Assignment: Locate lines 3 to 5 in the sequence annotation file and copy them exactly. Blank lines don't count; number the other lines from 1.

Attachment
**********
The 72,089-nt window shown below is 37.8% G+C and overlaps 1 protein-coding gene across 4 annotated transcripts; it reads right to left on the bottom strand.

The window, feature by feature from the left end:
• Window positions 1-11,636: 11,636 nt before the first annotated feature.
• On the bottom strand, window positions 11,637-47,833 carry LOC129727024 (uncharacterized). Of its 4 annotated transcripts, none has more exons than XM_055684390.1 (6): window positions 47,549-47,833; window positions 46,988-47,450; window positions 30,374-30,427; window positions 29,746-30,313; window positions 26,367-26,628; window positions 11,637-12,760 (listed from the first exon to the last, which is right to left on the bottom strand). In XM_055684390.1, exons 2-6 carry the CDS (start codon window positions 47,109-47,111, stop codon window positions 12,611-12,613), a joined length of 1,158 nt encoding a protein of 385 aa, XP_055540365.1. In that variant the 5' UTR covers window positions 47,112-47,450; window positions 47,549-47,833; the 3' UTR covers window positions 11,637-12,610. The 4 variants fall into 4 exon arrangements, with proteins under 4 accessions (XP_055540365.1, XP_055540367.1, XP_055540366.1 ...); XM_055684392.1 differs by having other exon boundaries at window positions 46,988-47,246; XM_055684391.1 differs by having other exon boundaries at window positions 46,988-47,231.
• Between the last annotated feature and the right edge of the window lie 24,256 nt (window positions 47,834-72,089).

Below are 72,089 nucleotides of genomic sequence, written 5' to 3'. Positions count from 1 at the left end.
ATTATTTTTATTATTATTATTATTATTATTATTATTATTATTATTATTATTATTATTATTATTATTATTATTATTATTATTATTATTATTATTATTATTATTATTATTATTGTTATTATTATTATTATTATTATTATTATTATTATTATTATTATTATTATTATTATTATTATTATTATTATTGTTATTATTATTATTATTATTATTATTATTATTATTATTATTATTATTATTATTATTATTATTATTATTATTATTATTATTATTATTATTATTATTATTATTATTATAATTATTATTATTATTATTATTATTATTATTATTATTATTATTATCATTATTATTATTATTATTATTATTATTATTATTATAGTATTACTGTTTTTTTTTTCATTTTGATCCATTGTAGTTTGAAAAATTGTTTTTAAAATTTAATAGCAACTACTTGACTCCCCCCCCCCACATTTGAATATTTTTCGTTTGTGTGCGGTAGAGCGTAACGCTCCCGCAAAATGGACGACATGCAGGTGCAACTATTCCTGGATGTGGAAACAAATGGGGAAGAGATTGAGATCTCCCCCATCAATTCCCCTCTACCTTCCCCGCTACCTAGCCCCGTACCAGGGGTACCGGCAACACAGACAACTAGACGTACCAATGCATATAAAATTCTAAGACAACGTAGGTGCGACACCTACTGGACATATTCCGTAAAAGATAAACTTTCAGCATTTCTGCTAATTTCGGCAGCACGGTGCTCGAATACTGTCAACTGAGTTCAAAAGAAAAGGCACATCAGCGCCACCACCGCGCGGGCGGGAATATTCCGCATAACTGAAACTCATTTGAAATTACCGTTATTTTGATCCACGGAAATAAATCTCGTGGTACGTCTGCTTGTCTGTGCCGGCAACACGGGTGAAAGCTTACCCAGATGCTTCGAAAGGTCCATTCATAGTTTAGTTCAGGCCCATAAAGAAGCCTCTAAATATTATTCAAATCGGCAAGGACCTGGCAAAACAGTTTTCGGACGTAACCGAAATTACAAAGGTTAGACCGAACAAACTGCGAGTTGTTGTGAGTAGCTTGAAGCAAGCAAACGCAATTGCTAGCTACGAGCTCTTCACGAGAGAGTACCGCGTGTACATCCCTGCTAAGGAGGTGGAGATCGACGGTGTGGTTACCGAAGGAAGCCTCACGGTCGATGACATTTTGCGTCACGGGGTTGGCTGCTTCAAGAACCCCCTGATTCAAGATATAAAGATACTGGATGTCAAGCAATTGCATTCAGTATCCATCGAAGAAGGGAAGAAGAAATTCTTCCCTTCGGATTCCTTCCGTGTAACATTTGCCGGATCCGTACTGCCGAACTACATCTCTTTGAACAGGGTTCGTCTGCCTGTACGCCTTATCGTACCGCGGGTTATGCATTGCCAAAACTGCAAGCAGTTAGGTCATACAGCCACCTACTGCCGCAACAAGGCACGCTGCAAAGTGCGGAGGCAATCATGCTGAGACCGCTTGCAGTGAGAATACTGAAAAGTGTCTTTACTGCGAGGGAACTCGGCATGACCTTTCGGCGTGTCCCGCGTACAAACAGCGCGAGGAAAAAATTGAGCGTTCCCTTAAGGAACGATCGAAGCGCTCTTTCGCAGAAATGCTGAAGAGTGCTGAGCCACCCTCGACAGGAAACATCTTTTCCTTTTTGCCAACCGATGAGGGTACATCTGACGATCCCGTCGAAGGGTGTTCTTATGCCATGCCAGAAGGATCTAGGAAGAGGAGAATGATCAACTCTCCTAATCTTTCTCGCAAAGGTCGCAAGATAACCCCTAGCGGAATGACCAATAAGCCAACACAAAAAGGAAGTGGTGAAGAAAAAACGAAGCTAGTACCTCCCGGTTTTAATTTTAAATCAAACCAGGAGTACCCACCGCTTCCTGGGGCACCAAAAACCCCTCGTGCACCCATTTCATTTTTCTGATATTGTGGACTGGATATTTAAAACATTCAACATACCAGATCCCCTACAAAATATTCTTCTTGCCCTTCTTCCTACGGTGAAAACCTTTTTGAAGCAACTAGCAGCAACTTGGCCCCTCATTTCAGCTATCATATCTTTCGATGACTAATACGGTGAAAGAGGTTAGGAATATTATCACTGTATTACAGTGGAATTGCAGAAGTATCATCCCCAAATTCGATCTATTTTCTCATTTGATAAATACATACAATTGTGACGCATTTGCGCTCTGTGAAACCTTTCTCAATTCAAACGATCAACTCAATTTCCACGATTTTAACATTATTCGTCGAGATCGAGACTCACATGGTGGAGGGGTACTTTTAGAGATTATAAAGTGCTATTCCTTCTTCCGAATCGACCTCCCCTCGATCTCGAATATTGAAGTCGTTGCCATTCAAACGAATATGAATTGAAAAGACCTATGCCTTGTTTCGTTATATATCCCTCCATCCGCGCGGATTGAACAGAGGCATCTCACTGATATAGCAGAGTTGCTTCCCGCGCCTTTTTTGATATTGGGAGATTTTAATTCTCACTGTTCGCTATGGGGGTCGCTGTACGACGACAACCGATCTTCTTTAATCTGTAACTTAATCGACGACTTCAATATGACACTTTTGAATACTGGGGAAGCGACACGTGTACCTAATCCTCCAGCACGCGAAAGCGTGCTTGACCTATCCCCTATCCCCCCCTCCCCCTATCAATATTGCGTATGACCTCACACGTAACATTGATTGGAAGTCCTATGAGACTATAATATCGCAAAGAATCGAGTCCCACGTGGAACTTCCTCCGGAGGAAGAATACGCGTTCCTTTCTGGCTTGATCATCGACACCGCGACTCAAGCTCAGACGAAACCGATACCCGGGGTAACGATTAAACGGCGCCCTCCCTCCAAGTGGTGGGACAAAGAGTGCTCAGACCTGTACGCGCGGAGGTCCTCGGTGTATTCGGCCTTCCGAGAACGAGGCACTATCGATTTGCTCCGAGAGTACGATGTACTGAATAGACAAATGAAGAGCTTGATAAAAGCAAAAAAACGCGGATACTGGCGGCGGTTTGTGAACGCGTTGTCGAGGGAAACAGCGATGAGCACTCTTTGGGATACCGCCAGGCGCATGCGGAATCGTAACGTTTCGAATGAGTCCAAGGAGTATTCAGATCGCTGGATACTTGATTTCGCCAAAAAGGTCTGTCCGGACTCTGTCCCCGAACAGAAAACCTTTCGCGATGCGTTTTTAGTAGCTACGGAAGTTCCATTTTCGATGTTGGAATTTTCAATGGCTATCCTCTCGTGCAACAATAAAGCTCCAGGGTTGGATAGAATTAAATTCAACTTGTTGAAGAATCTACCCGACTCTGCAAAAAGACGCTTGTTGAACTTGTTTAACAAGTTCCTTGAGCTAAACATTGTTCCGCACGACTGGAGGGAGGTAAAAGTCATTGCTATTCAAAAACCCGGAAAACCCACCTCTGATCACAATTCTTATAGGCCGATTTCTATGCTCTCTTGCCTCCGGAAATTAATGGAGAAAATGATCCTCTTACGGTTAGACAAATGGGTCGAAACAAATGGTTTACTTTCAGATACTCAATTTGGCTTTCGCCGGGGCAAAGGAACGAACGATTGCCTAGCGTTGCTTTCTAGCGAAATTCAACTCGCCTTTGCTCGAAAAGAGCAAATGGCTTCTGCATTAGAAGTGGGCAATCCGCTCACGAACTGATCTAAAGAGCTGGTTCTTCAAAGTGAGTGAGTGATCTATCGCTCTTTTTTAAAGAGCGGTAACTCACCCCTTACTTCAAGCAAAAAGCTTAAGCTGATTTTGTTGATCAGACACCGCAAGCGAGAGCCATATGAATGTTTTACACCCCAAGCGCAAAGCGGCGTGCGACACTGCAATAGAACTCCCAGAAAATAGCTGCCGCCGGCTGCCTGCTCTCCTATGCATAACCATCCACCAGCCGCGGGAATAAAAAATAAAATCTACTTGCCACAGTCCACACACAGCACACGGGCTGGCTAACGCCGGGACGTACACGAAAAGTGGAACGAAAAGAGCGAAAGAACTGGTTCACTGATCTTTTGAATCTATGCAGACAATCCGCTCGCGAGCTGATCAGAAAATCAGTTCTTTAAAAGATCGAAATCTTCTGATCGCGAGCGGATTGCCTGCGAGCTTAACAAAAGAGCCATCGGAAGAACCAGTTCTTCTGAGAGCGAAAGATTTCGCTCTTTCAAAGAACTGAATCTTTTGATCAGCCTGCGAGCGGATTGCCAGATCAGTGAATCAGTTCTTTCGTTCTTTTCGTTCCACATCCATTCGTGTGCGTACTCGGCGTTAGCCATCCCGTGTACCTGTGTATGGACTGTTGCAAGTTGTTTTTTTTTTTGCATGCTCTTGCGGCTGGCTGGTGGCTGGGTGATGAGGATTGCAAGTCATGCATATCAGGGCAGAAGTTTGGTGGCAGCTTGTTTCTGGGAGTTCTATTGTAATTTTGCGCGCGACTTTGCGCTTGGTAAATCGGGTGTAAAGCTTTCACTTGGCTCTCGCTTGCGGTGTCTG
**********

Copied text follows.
• Window positions 1-11,636: 11,636 nt before the first annotated feature.
• On the bottom strand, window positions 11,637-47,833 carry LOC129727024 (uncharacterized). Of its 4 annotated transcripts, none has more exons than XM_055684390.1 (6): window positions 47,549-47,833; window positions 46,988-47,450; window positions 30,374-30,427; window positions 29,746-30,313; window positions 26,367-26,628; window positions 11,637-12,760 (listed from the first exon to the last, which is right to left on the bottom strand). In XM_055684390.1, exons 2-6 carry the CDS (start codon window positions 47,109-47,111, stop codon window positions 12,611-12,613), a joined length of 1,158 nt encoding a protein of 385 aa, XP_055540365.1. In that variant the 5' UTR covers window positions 47,112-47,450; window positions 47,549-47,833; the 3' UTR covers window positions 11,637-12,610. The 4 variants fall into 4 exon arrangements, with proteins under 4 accessions (XP_055540365.1, XP_055540367.1, XP_055540366.1 ...); XM_055684392.1 differs by having other exon boundaries at window positions 46,988-47,246; XM_055684391.1 differs by having other exon boundaries at window positions 46,988-47,231.
• Between the last annotated feature and the right edge of the window lie 24,256 nt (window positions 47,834-72,089).